The Countryside About Us - January 1995

posted 9 Jan 2015, 11:32 by James Mansell
Maybe you have seen the Taj Mahal by moonlight or marvelled at the Grand Canyon or even sailed through the Three Gorges on the mighty Yangtze River, but may I suggest that a vision I witnessed from the edge of our humble parish could be mentioned in the same paragraph. My words will, I fear, be somewhat inadequate to portray the scene.  I was standing on the high ground, known on the 1841 map as Great Hill, overlooking the valley, in which lies Brandeston Road, towards Cretingham Lodge. It was late in the month of November; the sun was setting creating a blaze of red and orange flecked sky behind the house and farm buildings of the Lodge. In the immediate foreground a field of green wheat shoots were illuminated by this last light. Fog had rolled into the low ground but the roadside houses were in sharp and black silhouette. The Low Meadows just beyond were shrouded in mist to about mid tree height leaving the tops of the trees illuminated by the last sun’s rays. As the final backdrop to it all stood The Lodge as though it had been there for ever.  In a few moments all had changed as the sun continued its daily progress towards the New World. The ingredients for that delightful moment are unlikely to come together again for a long time. Sadly the images of the mind fade quickly but I think I will long remember the sunset on that winter’s evening.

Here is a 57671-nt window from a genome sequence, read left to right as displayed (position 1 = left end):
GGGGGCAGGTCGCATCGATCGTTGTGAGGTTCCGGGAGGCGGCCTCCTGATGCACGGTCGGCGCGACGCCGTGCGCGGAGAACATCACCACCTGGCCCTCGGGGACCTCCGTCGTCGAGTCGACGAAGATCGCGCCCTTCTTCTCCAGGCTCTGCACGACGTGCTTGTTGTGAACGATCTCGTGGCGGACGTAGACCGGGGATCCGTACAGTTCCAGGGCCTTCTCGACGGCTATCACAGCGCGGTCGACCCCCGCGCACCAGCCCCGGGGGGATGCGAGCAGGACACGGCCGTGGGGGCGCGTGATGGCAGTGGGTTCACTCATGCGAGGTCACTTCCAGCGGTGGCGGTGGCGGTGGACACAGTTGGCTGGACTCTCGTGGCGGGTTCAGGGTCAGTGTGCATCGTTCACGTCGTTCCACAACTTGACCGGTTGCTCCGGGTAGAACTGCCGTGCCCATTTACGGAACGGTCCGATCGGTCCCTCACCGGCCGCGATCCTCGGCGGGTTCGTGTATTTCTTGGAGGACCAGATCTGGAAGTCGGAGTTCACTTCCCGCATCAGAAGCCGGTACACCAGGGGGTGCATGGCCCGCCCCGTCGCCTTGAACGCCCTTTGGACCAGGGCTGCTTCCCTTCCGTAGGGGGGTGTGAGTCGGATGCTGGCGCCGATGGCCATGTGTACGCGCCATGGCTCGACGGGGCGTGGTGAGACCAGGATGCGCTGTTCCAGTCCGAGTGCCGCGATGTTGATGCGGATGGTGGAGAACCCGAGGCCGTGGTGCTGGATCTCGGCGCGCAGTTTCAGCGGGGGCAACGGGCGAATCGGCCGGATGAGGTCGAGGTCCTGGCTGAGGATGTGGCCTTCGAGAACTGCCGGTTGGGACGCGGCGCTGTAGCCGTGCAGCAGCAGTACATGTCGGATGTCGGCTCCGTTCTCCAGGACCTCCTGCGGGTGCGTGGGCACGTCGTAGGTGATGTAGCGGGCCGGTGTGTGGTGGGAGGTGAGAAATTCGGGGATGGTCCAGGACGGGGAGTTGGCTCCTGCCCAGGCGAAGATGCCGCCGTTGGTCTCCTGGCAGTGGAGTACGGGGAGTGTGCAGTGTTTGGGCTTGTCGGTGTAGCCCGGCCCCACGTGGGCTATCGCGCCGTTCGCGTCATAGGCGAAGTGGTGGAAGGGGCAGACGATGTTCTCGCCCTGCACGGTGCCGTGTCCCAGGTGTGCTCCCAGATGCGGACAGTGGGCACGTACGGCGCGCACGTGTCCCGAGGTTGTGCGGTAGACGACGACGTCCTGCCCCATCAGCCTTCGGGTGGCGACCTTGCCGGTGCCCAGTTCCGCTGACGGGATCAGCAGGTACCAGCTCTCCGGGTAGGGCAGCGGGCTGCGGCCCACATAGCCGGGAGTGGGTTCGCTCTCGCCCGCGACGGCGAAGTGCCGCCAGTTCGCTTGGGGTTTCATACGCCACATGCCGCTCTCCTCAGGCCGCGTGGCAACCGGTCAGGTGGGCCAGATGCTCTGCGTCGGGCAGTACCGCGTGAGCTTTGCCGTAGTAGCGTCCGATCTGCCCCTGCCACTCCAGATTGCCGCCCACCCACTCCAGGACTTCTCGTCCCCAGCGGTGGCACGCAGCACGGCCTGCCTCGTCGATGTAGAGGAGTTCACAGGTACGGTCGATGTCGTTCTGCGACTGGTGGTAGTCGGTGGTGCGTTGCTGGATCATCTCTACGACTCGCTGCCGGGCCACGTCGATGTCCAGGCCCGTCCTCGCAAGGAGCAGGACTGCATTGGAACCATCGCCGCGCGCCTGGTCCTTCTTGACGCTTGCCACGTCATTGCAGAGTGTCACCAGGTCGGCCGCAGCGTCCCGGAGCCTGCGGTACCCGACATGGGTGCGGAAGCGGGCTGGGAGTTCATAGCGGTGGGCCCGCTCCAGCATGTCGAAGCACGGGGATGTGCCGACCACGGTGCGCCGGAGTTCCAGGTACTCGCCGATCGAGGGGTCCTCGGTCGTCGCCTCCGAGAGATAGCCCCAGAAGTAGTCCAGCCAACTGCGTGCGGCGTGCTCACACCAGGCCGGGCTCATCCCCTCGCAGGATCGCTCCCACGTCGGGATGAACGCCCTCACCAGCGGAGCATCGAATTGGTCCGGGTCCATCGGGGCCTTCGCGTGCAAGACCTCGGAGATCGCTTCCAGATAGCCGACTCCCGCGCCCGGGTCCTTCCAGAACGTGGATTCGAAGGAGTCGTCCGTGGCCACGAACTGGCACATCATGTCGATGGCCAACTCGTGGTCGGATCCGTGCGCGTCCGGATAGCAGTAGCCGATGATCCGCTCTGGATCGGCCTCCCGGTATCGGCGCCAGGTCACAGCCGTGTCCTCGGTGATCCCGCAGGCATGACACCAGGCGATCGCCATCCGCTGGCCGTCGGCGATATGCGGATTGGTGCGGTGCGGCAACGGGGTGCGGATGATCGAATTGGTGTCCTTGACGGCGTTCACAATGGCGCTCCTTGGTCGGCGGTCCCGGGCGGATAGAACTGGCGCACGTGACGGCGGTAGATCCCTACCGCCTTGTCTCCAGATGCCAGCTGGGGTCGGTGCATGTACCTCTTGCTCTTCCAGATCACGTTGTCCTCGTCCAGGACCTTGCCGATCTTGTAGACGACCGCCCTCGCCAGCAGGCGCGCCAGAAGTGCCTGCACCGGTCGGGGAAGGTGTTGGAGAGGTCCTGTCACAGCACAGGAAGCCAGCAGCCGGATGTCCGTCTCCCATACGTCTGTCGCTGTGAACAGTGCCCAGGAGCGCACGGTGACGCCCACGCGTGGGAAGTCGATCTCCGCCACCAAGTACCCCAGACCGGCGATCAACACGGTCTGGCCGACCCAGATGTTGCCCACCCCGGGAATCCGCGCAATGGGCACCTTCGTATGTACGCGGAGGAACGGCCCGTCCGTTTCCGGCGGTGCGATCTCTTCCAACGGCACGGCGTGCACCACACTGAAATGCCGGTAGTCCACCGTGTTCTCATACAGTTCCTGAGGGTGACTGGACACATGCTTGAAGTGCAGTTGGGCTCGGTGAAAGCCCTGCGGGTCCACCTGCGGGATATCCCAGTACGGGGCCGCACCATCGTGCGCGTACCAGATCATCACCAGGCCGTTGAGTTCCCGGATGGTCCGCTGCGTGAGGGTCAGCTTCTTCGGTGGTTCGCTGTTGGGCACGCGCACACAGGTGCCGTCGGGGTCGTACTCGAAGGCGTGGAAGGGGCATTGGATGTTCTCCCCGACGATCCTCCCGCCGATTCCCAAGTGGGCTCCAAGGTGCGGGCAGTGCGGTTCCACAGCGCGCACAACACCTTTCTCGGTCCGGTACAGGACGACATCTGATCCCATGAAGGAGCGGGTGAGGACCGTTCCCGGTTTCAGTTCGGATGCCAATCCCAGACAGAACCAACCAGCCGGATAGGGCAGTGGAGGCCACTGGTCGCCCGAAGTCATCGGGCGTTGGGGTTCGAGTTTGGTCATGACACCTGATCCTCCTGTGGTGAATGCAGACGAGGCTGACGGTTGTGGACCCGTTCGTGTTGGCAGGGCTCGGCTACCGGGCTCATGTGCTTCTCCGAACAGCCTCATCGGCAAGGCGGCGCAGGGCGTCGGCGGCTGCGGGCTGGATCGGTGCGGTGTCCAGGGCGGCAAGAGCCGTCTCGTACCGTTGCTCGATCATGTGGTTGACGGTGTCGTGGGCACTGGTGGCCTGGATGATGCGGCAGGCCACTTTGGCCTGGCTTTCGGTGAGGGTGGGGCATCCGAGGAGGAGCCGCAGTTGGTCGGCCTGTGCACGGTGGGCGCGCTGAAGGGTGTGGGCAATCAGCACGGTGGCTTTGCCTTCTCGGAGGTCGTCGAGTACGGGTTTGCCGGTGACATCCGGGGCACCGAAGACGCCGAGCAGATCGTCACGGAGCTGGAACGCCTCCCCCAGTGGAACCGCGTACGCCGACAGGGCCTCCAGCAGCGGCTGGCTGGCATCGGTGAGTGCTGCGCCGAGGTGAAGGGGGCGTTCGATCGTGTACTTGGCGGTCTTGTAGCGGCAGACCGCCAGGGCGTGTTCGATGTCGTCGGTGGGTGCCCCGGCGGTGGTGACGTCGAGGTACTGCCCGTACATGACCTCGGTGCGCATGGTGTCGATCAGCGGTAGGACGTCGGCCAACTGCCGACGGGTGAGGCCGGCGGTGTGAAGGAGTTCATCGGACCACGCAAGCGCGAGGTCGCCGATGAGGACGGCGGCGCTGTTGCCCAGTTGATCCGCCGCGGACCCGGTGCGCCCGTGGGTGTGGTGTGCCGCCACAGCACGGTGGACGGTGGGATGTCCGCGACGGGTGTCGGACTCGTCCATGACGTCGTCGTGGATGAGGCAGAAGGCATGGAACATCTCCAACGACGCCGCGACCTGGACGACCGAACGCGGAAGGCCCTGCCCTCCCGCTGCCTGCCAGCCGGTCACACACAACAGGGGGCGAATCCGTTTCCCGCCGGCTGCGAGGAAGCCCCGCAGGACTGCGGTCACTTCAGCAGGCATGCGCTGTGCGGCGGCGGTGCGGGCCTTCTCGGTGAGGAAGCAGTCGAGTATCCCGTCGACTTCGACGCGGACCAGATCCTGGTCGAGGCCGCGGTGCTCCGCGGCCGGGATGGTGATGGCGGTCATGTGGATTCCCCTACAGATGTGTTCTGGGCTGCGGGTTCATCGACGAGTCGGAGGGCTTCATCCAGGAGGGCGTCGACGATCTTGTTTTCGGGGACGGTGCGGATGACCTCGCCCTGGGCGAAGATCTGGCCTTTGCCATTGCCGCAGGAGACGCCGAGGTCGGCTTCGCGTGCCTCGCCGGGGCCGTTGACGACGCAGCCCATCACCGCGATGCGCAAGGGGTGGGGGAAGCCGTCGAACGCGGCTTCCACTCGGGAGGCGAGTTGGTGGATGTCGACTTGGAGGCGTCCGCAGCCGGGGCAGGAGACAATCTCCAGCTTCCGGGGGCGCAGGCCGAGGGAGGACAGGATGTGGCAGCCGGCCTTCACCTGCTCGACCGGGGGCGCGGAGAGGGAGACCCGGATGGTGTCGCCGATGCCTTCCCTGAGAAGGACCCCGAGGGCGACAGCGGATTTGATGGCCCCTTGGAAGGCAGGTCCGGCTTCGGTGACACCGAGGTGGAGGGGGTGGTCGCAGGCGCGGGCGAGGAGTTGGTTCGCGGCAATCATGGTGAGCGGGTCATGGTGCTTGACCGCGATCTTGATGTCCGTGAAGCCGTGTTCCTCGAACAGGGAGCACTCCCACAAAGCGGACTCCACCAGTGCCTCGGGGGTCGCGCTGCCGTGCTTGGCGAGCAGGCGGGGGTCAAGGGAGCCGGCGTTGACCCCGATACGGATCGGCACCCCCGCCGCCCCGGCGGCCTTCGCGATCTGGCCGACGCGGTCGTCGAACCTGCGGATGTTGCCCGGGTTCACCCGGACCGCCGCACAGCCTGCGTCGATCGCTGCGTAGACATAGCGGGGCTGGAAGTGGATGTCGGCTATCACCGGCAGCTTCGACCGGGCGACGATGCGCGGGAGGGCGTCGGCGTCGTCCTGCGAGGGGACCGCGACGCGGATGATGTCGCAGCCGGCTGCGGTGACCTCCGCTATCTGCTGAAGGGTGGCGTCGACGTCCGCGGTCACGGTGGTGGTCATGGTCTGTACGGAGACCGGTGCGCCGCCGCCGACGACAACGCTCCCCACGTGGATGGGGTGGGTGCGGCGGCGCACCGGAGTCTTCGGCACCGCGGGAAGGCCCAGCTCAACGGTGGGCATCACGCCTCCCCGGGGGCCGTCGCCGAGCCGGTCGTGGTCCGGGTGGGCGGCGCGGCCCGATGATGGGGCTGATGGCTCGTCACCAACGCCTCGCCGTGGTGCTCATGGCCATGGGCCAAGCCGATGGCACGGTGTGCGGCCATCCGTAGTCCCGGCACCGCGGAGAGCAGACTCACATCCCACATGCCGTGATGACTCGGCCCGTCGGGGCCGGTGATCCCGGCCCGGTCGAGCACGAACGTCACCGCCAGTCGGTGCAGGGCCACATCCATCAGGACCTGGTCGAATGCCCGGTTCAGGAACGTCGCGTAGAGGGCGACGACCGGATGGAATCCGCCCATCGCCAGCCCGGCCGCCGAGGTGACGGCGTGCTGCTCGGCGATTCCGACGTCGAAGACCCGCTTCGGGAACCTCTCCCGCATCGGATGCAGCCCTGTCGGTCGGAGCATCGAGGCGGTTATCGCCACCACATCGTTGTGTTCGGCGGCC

Now is the time to position new nest boxes in the garden. This gives likely tenants plenty of time to become accustomed to them before the serious business of breeding begins. Position the box well away from bird tables. The entrance should face NE. It is also a good time to clear out the debris of old nests used this year and sterilize with boiling water to kill off parasites that will harm the chicks. The next two months will probably see hedge trimming underway. This should not be confused with hedge removal! That is quite a different matter. The hedge bordering Brandeston Road was coppiced about 15 years ago. Now well established young hawthorn, oak saplings and blackthorn providing sloes make for a lovely boundary to the roadside and High Bridge Field that it borders.

The sugarbeet crop will soon be safely in the factory. By all accounts the percentage sugar is very satisfactory. Wet growing seasons produce high weights and low sugar content and hot sunny days the opposite. The 6 row beet harvester makes a quick job clearing the crop unlike those long gone days of farm workers lifting the whole crop by hand. Who would turn the clock back to those days? No one I imagine!

Roger Sykes